So why does "Freefall" go straight down? I can think of several reasons.

"Freefall" bombards you with so much high-tech wizardry that the action grinds to a halt before the story ever gets going. There is the disaster aboard ISS but it's leaden and confusing. Many readers will have to read it twice just to get a grip on one what happened and to whom it happened, and once it's over the incident makes only an incidental impact on those who were involved in it.

Next, "Freefall" confronts you with startling revelations about the state of space travel and past history, so much so that the story loses its grounding in the real world, positioning itself in a fantasy version of it where anything is possible, and therefore little is actually surprising or interesting. The story asks you to accept that so much more has already happened in space than our history books have told us that when the story has gotten to the real secrets, it's lost the ability to amaze the reader with them. At one point, the characters are told that the Roswell alien crash was actually a smokescreen - that was the point I realized that the writer had succumbed to his own suspension of disbelief. In the novel's Dan Brown moment, an academic explains how the UFO story of Roswell was really a smokescreen for a botched security drill between the USAF and the Navy. It's a compelling story but why anybody should believe it (least of all the academic who pouts it) is more of a mystery, and one you know that the authors aren't prepared to spend any time on.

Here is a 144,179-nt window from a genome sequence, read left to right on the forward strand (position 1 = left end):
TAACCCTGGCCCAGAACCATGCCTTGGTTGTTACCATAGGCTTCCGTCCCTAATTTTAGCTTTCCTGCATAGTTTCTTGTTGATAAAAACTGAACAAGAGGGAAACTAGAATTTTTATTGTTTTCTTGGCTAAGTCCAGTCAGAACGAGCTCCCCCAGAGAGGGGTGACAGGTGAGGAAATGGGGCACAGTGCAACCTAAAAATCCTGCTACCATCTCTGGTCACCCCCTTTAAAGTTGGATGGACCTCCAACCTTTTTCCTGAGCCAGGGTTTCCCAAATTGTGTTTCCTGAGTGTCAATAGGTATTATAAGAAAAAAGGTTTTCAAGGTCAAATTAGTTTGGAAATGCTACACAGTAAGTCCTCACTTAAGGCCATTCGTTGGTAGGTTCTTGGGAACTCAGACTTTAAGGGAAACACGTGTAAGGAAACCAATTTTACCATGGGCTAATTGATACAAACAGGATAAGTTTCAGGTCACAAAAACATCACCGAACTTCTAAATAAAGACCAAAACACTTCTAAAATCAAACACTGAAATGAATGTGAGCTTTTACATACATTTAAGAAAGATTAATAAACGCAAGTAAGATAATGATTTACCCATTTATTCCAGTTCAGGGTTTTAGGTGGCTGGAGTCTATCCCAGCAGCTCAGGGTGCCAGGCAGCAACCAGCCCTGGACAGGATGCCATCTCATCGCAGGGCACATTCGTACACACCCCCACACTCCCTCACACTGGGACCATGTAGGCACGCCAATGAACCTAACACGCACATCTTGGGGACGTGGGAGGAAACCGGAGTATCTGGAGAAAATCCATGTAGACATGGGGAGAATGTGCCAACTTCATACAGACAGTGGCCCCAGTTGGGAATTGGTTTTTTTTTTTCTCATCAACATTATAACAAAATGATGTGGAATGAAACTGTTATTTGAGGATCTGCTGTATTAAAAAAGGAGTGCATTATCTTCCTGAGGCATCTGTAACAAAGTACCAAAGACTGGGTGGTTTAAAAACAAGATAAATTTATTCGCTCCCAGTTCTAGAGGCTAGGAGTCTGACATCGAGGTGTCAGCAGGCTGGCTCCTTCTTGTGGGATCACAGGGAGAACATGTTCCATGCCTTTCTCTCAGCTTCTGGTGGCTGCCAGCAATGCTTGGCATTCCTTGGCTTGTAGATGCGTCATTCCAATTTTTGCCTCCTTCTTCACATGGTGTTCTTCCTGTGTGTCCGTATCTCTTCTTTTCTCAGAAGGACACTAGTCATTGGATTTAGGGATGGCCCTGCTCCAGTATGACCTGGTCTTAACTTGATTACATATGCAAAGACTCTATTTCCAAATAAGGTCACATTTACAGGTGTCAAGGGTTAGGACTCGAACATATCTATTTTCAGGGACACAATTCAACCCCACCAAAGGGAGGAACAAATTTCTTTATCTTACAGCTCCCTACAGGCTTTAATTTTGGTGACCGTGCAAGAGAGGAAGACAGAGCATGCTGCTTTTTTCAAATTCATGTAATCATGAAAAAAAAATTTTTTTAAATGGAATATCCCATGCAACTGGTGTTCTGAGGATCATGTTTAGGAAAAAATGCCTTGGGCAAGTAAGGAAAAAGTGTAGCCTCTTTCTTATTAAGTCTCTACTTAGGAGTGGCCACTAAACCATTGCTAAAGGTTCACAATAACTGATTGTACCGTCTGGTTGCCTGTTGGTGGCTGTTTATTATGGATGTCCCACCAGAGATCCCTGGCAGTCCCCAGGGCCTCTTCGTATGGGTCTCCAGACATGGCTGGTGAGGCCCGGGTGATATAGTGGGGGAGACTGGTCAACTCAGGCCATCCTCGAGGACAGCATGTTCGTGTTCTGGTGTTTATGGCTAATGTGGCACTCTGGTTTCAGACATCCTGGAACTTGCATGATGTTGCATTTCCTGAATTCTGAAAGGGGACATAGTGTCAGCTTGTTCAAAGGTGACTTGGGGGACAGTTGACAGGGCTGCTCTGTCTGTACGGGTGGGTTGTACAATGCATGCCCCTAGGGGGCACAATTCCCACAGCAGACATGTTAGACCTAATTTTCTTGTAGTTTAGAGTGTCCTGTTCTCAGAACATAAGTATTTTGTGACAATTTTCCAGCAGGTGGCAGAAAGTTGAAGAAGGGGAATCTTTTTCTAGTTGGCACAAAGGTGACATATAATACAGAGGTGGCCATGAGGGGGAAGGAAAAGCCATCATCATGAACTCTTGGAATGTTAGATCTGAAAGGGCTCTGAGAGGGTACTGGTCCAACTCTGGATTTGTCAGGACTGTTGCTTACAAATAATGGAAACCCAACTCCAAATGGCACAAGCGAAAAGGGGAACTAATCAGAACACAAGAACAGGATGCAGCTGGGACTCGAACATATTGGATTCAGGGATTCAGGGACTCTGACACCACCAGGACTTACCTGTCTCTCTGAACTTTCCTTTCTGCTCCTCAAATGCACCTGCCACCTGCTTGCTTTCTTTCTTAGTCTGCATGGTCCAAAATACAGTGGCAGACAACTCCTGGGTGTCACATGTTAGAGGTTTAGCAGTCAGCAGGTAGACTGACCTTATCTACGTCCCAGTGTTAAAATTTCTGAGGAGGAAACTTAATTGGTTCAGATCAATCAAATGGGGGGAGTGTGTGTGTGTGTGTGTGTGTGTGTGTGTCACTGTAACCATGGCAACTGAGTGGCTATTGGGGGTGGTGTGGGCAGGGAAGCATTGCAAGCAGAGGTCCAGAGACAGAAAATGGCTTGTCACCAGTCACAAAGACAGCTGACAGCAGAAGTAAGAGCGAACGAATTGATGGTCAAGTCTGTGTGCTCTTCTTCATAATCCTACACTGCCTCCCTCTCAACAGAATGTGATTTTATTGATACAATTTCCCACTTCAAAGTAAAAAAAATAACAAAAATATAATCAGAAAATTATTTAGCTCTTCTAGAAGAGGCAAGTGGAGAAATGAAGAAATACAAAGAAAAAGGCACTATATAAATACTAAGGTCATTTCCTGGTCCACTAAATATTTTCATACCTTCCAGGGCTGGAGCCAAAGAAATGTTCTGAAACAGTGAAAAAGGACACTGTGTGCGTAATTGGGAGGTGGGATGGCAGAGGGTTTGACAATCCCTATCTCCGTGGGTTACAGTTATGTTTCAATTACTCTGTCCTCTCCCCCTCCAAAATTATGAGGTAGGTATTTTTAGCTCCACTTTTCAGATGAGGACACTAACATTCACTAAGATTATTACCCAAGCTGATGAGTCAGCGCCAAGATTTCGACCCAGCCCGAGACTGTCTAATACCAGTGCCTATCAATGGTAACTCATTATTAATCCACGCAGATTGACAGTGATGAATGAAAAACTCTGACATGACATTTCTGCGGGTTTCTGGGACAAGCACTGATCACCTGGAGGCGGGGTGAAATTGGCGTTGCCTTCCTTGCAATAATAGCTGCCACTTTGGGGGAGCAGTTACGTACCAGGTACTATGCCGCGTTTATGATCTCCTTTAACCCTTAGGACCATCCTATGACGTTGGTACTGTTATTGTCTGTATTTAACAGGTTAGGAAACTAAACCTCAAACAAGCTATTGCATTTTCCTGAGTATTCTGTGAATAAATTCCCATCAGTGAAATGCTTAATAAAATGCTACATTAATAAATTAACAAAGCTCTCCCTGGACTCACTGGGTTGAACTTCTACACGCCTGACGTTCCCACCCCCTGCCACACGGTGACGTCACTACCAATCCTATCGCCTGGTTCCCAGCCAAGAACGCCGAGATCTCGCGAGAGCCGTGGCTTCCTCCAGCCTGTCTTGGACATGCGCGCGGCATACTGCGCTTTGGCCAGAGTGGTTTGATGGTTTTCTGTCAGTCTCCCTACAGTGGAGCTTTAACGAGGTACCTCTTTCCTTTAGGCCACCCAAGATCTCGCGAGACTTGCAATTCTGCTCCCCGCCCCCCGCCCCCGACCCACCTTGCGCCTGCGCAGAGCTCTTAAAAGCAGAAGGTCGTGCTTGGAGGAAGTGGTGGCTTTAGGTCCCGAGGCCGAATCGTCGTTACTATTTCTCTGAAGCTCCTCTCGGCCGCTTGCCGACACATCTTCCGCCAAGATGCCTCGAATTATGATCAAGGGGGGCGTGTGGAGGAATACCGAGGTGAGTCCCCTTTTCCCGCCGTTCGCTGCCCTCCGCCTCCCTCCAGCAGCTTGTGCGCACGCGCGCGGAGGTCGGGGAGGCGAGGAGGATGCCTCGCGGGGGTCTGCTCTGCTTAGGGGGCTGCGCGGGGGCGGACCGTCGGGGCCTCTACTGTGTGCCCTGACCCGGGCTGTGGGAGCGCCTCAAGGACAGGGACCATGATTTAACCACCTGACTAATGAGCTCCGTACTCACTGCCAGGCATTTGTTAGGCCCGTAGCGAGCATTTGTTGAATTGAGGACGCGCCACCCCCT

Next - there isn't a single interesting character in this whole story. The biggest mystery of the story is whether the authors have ever actually met with a real human being, since no realistic humans are found populating the pages of this story, only cyborgs.

Lastly, there's the author's style. At one point, one of the main characters laments the way that a NASA tech writer was allowed to construct the many official acronyms. Unfortunately, it seems that the same unnamed NASA bureaucrat is also the same guy who edited "Freefall".

Nary a page goes by that escapes without some bloated language. It's almost as if someone on the executive staff of The Rotten Review(tm) actually wrote this book. We would never ask people to pay for our gut-wrenching pedantic writing because we know how ill-suited it is for telling a good yarn. "Freefall" takes one of the most exciting moments in history and turns it into one of the dullest airport thrillers ever read.